Dawn of a New Age: The Immigrants Contribution to Arts in America | An Exhibit by the Special Collections Research Center Special Collections Research Center
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John Vassos
William Lescaze
Adolph Bolm
Louis Lozowick
Miklos Rozsa

In America we assumed our place as a nation practically at the time of the industrial revolution. We had no artistic tradition except those of the mother countries where the old order was shortly turned into the new. Furthermore, the material needs of life absorbed all the energies of our people. As we expanded and became prosperous the genius of leadership was absorbed in the development of our natural resources, the expansion of our railroads, the opening of our mines, the felling of our forests, the building of our factories and organization of our industries. Naturally, under such conditions, we looked to the old world for our artistic leadership.


[From Art in Industry (1929) by Charles R. Richards.]


Welcome to our fall exhibition, Dawn of a New Age: The Immigrant Contribution to the Arts in America. In keeping with the theme of migration chosen for this year’s Syracuse Symposium, Dawn of a New Age introduces five artists who arrived from Europe during the first half of the twentieth century. All were prominent in their respective fields, and each of them created a dynamic vision for a new America. The Special Collections Research Center is blessed with a rich assortment of the papers of immigrant artists, largely as a result of Chancellor William P. Tolley’s collection-building program of the 1960s. Dawn of a New Age tells the stories of Adolph Bolm, dancer and choreographer; William Lescaze, architect; Louis Lozowick, artist; Miklós Rózsa, music composer; and John Vassos, illustrator and industrial designer. The exhibit covers their beginnings in their respective countries, how and when they immigrated to America, and how their work here influenced American culture.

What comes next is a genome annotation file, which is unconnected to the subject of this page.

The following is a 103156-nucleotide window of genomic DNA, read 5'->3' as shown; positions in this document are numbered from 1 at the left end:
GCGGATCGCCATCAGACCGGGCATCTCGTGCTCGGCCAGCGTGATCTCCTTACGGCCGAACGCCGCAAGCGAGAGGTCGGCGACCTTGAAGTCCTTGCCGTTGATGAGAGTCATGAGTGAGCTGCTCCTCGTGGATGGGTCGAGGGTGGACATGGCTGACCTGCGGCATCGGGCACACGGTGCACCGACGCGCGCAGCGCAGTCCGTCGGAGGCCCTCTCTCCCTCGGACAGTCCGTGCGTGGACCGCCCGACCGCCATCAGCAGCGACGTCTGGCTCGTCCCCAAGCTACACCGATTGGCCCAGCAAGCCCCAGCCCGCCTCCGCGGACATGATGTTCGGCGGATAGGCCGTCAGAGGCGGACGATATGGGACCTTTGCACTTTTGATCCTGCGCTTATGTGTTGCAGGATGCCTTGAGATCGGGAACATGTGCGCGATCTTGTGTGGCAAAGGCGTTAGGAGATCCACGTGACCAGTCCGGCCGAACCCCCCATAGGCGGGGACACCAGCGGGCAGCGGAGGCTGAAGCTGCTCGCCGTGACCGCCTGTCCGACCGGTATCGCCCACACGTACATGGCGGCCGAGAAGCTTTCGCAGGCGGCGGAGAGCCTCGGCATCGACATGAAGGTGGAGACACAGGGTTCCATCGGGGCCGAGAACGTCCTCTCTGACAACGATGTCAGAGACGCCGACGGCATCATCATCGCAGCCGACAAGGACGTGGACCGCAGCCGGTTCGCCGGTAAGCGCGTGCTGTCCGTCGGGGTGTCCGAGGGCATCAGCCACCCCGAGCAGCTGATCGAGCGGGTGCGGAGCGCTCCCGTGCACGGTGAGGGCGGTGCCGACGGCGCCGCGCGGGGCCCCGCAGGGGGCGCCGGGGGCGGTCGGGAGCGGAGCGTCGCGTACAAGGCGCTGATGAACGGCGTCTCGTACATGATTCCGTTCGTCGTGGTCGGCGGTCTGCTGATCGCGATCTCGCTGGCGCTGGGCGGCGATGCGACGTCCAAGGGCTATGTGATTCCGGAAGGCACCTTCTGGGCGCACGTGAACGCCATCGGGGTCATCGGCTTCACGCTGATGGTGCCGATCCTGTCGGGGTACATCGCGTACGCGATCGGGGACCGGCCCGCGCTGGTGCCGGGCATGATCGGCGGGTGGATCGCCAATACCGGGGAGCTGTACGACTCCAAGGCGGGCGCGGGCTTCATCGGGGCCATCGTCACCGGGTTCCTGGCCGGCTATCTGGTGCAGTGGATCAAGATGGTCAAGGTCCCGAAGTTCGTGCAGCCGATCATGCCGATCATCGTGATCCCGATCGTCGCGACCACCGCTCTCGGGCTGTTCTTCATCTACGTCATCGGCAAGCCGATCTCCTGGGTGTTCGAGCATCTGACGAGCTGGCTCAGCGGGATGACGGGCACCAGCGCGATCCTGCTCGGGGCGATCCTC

Early in the twentieth century, there was a dramatic increase in the number of immigrants, mostly from Europe; historians refer to that period as an “age of mass migration.” In the century’s first decade, more than nine million immigrants entered the United States, over two and one-half times the number of the previous decade. They came to escape religious and political persecution; they needed work and—especially in the case of artists—greater freedom of expression. Not everyone welcomed these “new people,” who would be competing with established citizens for jobs. Some feared that the infiltration of foreign artists would interfere with the development of uniquely American art forms.

The years between the two World Wars brought enormous loss and uncertainty, but also invention and creativity. New economic, social, and political conditions challenged traditional mores in art, literature, religion, social organization, and daily life. The modernist movement made some of the methods and practices of the past seem obsolete. The exchange of ideas among people from different cultures and the unprecedented overlapping of media broke down the borders of art both in America and in Europe. The noted international artists Picasso, Chagall, and Matisse designed sets for the Ballets Russes; Salvador Dali created scenes for Alfred Hitchcock’s film Spellbound; and the artists Louis Lozowick and John Vassos designed theater sets, created department store displays, and experimented with graphic and advertising art in addition to producing work in their own fields of art and industrial design. The architect William Lescaze created a transatlantic style of architecture and contributed to industrial design and design in general. The artistic hubs of New York and California bustled and brought vibrant new artworks to the people.

Looking at the wide variety and the sheer mass of the accomplishments of immigrant artists, we can only wonder where the fields of art, music, dance, industrial design, and architecture would be today had these artists stayed in their homelands. As President Jimmy Carter said when describing our country, “We become not a melting pot but a beautiful mosaic. Different people, different beliefs, different yearnings, different hopes, different dreams.” All five artists became naturalized American citizens and started families in America. On a personal note, the curators of this exhibition, both born to parents who emigrated from Europe, feel a strong affinity for these artists who, like their parents, braved a hostile sea to begin a new life in the United States for themselves and their families. [Gallery]